churning the dark chocolate custard

churning the dark chocolate custard

Humphry S had described this ice cream as being pudding-like, so I wasn’t surprised at the thick custard that greeted me the next morning. But I was surprised when it didn’t freeze while churning. After a half-hour or so, I took matters into my own hands and set the canister in an ice-water bath and beat it with a hand mixer. The dark brown chocolate gradually lightened as it filled with air and when it was light enough to overflow the canister, I transferred it to another container for freezing.

look at how much lighter it is!

a lot lighter

Back to that cake: Rolling didn’t seem an option, so I did what any self-respecting failed cake baker would do: I made a trifle. Into a lovely glass bowl went layers of crumbled moist (flourless) chocolate cake, sweetened whipped cream, sprinkles of cacao nibs, and a killer chocolate ganache. Birthday cake? Not really. But we stuck a candle in it and called it good.

pre-candle

pre-candle

The birthday trifle certainly didn’t need a rich ice cream to accompany, but I’d gone to the trouble of making that d@mn stuff, so serve it up we did. More frozen chocolate mousse than ice cream, it was light, ethereal, and almost otherworldly. If I made it again, I’d serve it solo and let folks enjoy it for the rich and creamy and deeply flavored chocolate treat that it is.

Did my daughter enjoy her birthday desserts? Sure. Though it seemed over the top, especially on a weekday evening when dinner was slotted between an afternoon playdate and evening tennis lessons. This may have been an instance when a simple cake and store-bought ice cream would have been sufficient.

over the top birthday treats!

over the top birthday treats!

But homemade trifle and creamy-rich chocolate ice cream should be celebrated and I don’t regret the time and effort that went into making either. It was a bit more of a battle than I’m used to, but a kitchen challenge is a call to action and backing down was never an option. Happy Birthday, my dear Clare. May you dodge the bullet of inheriting your mother’s crazy-obsessed food DNA.

failed pink squirrel pie

I’ve posted before that I love a pink squirrel. This sweet cocktail is a blend of equal parts cream (or ice cream, if so inclined), white crème de cacao, and crème de Noyaux (also known as crème de noya or crème de almond). Made of apricot kernels, crème de Noyaux takes its name from “noyau,” the French word for kernel, pit, or core. Its red hue puts the pink in a pink squirrel and lends a more interesting flavor than if similarly flavored amaretto were used in its place.

Pink squirrels rank high on my list. So does Marshmallow Fluff. (Click over to deLizious Facebook for proof of the fluff obsession.) With two dozen jars of fluff in my pantry (I can only find it on store shelves once a year, folks. Please don’t judge me. 😉 ), I’ve taken The Marshmallow Fluff Cookbook down from the shelf. A recipe for Grasshopper Pie caught my eye and I thought why not crème de Noyaux instead of de menthe? A traditionally mint green pie went pink as I subbed in one liqueur for another.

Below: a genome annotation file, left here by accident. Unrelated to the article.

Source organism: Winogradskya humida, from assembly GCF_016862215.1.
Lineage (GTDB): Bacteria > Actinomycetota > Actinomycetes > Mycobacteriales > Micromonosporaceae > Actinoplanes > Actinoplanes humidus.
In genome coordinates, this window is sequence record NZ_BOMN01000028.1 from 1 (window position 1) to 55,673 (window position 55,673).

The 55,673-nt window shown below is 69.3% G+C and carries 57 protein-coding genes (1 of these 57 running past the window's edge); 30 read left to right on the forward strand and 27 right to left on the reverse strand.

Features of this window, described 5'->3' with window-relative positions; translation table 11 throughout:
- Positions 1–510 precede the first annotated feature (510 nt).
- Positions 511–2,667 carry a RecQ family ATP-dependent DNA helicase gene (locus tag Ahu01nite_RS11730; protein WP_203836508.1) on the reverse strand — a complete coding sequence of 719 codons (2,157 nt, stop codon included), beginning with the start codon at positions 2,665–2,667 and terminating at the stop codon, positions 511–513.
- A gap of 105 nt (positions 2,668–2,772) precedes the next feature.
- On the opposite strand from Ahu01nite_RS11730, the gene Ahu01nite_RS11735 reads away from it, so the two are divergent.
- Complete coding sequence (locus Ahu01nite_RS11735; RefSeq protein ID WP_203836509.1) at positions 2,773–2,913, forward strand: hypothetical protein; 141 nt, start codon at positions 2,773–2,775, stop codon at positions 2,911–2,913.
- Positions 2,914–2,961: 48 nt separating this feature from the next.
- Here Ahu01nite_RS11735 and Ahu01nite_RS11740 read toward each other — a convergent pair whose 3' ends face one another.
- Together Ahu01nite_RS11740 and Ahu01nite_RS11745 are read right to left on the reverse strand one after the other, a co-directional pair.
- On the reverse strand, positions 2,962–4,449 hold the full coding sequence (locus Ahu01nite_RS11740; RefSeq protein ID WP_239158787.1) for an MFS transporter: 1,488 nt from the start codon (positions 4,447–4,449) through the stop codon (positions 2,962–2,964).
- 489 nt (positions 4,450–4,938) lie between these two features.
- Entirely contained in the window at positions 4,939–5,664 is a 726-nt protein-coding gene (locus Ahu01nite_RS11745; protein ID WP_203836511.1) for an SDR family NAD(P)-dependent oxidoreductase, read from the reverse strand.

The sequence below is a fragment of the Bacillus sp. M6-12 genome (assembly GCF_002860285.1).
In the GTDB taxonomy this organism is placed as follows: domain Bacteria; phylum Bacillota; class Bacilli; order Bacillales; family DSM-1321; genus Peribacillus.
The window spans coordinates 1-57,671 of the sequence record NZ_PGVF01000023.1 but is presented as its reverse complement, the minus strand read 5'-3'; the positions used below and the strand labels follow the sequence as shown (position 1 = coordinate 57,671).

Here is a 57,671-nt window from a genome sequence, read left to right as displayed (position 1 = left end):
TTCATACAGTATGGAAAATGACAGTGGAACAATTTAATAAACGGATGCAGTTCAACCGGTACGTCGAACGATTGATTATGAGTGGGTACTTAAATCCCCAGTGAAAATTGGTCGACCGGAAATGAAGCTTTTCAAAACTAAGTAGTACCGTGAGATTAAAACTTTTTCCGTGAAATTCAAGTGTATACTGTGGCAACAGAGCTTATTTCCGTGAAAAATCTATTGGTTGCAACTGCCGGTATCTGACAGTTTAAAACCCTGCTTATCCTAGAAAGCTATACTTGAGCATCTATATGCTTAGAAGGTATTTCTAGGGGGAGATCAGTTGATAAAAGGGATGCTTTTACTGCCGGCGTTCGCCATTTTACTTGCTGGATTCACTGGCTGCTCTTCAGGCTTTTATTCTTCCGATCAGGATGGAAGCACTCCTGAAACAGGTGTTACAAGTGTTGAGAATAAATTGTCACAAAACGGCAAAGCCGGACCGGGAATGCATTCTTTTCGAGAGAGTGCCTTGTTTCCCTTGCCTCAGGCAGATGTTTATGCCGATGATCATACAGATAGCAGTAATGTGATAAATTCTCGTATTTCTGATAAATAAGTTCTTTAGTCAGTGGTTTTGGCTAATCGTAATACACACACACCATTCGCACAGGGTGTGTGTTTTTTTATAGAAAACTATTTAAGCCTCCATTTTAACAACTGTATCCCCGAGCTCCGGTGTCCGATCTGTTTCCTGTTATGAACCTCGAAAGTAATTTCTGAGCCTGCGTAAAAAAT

I’d like to say it was an amazing success. Except that it wasn’t. My tendency to play fast and loose with recipes got me into trouble. Instead of using gelatin, I used vegetarian gelatin left over from a past project (vegetarian marshmallows anyone?). I also let the gelatin mixture come to a boil, which is for sure a no-no. In the end, the chilled gelatin mixture was a bit gloppy–certainly not the light and airy mousse I was going for. Once folded into the freshly whipped cream, it made a passable pie filling, though it never fully set, so slices didn’t hold their shape once plated.

pink squirrel pie

pretty and delish, but so not what I was going for

I’ll call it pudding in a pie shell and still enjoy, but will try again another day using regular gelatin and paying more attention when heating the gelatin mixture. It’s a reminder to me that experimenting with recipes doesn’t always lead to success. Even the mistakes are delicious, though, which is why I’m ok making mistakes in the kitchen. And for the sake of deliciousness, I hope you are, too.

Pink Squirrel Pie

Play with flavor by switching out the crème de Noyaux for another liqueur.

  • 1/2 cup cold water
  • 1 envelope unflavored gelatin (vegetarian gelatin not recommended)
  • 1 (7.5-ounce) jar marshmallow fluff
  • 1/2 cup crème de Noyaux
  • 1 1/2 cups heavy whipping cream
  • 1 (9-inch) graham cracker pie crust
  • 1 cup whipped cream
  • Sliced almonds

In medium saucepan, stir together cold water and gelatin; let stand 1 minutes. Cook over low heat, stirring constantly,  just until gelatin is dissolved. Remove from heat. Stir in marshmallow fluff and crème de Noyaux. Refrigerate until mixture mounds when dropped from spoon.

In large bowl, whip 1 1/2 cups cream until soft peaks form. Fold into thickened gelatin mixture. Pour filling into crust. Top with 1 cup whipped cream; sprinkle with almonds. Refrigerate 4 hours or until set.